Chain Chain Chain


Photo © Angela Sterling

At the end of Beyond Ballet, PNB’s second live program under current live-performance COVID rules, my date and I joined the hearty applause for the company premiere of Jason King’s The Personal Element.

As we collected our belongings to depart McCaw Hall, I asked her what she thought about the piece. Judicious as always, she paused, then said: “I liked it. I’d like to see it again, without the music.”

My sentiments exactly. According to the fuddling program notes, Jason Moran is a jazz-focused composer with strong affinities for multimedia experimentation.

What we heard as we watched sounded like improvised musings by a pianist waiting for the recording engineers to get their act together, more a distraction than a support.

But what we saw was a continuously gripping evolution of movement: eight dancers in vestigial ice-blue costumes invisibly connected even when apart, and, when they came together in confrontation and collision and writhing chains, the connection visceral enough to entangle us watching as well.

This is choreography of a high order of complexity; I plan to see it again when the program streams later this month—maybe with the sound turned down.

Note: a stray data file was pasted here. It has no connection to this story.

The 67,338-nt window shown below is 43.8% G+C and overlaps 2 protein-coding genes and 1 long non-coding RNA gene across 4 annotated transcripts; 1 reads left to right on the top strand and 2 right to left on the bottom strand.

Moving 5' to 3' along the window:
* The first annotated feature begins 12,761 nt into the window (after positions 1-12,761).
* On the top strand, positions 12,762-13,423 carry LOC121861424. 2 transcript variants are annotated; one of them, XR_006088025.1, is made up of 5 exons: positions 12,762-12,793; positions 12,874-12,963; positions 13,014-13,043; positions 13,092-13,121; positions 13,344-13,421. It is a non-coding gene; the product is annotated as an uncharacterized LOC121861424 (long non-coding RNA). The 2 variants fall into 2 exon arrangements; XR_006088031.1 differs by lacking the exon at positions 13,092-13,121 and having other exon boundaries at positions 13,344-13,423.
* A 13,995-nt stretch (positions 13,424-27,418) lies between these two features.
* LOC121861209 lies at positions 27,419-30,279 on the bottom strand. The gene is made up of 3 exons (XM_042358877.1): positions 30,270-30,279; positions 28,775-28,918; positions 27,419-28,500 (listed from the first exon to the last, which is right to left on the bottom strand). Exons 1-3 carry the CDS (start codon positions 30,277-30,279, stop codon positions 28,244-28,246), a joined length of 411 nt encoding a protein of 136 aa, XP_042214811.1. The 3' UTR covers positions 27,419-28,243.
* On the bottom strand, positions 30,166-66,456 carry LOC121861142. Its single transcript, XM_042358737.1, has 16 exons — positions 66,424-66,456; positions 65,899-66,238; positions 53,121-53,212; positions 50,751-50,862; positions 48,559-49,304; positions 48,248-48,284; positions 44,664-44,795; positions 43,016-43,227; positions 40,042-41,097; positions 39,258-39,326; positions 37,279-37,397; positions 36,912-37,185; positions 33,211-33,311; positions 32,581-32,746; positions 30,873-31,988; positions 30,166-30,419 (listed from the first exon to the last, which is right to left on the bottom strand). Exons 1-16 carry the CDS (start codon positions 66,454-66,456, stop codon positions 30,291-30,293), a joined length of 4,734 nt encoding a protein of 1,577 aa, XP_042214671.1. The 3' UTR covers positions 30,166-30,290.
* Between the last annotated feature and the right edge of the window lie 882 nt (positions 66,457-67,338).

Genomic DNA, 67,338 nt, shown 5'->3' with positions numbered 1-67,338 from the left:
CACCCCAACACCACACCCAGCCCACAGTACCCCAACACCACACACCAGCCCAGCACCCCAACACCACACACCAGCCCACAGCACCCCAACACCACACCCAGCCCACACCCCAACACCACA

The opening piece was a revival of Ulysses Dove’s Dancing on the Front Porch of Heaven, a collection of solemn tableaux along reverent lines—upturned faces, check; cupped hands, bended knees, check—set to one of Arvo Pärt’s minimalist sound-curtains for bells and strings: revolutionary in the concert-hall 50 years ago and a fatal temptation for choreographers ever since.

The centerpiece of the program, Ghost Variations, was set to a cut-and-paste soundtrack of piano pieces by Robert and Clara Schumann originally devised for one of PNB’s streaming-only COVID programs. Jessica Lang’s spooky-romantic black-and-white conception depends a bit too much on program-note reading for coherence, but the staging, with its shadow-pairings and swoopy vampire partnering, is assured enough to work on the big stage as well. With the electric exhilarations of King’s Personal Element to conclude, not a bad way to get back down to the business of dancing and the long parade of sugarplums coming up.

Beyond Ballet will be streamed (for a fee) from November 18 th through 22 nd.

Roger Downey
Roger Downey
Born in Canada moved to Peru's altiplano at the age of six; came to the U.S. at 10 to discover that you don't use your feet to dribble the ball. Learned from the git-go that "America" is an idea, not a place.


  1. We writers can’t revise articles once published. We can comment on them, though, so I would like to record the result of the thought experiment I suggested in my review.

    I watched Jason King’s “The Personal Element” when it streamed to subscribers, once as broadcast, once with the sound

    It was as I and my companion at the live performance suspected. The piece gains in dimensionality and impact when seen without its “sound track.” I’m sure that with repeated watched, it would continue to gain stature.

    This may be a paradox, but I hope PNB will revive the work as soon as can be, and try to find a way to try the experiment live on-stage.



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